Another record-setting year for snowfall

Wednesday, May 22, 2013 - 19:00
Parts of Eagle River get nine inches
Snow falls in downtown Eagle River on Saturday, May 18. According to meterologists, the winter of 2012-13 had the longest duration between snowfalls — 232 days — on record for the Anchorage area.

For the second year in a row, the Anchorage area set a new snowfall record.

This year it wasn’t the amount of fluffy stuff that went down in the history books — last year Anchorage had more than 11 feet — but the days between the first and last snowfall.

It has been 232 days between the first sign of snow Sept. 29, 2012, and the most recent storm on Saturday, May 18, according to Chris Burling, a meteorologist with the National Weather Service in Anchorage.

“We’ve now set the record … for the longest snow season,” he said Saturday.

The previous record of 230 days was set in 1981-82, Burling said.

The storm that started Friday and carried into Saturday dumped four to six inches throughout most of Eagle River, Burling said, and the Weather Service had one report of nine inches on Hiland Road.

The late-season snowfall set daily records for May 17 and May 18, Burling said.

It also postponed nearly all Anchorage School District sports scheduled for Friday and Saturday. Baseball and softball games were postponed both days, and four soccer games were postponed Saturday, while another three were moved to The Dome.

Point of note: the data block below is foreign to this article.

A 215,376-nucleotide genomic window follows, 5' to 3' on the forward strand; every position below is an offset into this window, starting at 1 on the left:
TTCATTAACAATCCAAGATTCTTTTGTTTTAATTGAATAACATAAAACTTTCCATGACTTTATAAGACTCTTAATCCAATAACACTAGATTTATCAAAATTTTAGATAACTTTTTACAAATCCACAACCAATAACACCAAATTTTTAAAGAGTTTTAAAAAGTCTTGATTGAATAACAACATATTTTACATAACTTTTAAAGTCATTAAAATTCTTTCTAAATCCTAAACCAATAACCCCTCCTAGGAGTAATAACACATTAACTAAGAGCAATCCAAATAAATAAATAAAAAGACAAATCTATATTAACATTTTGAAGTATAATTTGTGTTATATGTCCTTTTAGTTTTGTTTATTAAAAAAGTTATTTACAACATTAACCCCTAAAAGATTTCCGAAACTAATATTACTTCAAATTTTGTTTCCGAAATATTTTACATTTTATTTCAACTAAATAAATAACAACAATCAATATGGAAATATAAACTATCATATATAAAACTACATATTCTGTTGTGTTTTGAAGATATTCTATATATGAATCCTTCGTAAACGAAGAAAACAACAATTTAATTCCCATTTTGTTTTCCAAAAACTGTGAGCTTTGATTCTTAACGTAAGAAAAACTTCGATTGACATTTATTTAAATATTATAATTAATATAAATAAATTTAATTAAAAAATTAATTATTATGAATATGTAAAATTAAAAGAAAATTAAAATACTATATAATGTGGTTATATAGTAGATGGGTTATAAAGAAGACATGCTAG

The sight of snow this far into May is uncommon, Burling said.

“It’s definitely fairly unusual to have snowfall this late in the season,” he said.

By Monday, most of the new snow at lower elevations had vanished. Mostly sunny skies with temperatures in the 50s or 60s are expected this weekend, Burling said.

The heavy snowfall in the mountains around Eagle River was a big hit with skiers, who packed the parking lot of the South Fork trail near the top of Hiland Road for a bluebird day on a sunny Sunday, May 19.

Skier Keith Sanfacon of Anchorage conditions were great for skiing — especially after doing a bit of climbing.

“At higher elevations it’s wintry and powdery, but down here it gets a little tough,” he said after completing a run with a group of friends.

Sanfacon said he skies the Eagle River Valley about 40 times a year and sometimes finds pockets of snow into the summer. He said the backcountry hike-in ski destination is perfect for people who want a quick late-season getaway.

“You can do it once after work or you can do it all day,” he said.

Eagle River’s Barry Donaldson said he was happy to see the freak spring snowstorm dump several inches of fresh powder.

“With the sun and the snow, it’s hard to beat this,” he said.

Living in Eagle River makes Hiland Road an ideal location for stretching the winter season without having to fly to exotic locations.

“It’s right here, 15 minutes from home,” Donaldson said.

As for the record snowfall?

“Crazy winter, man.”

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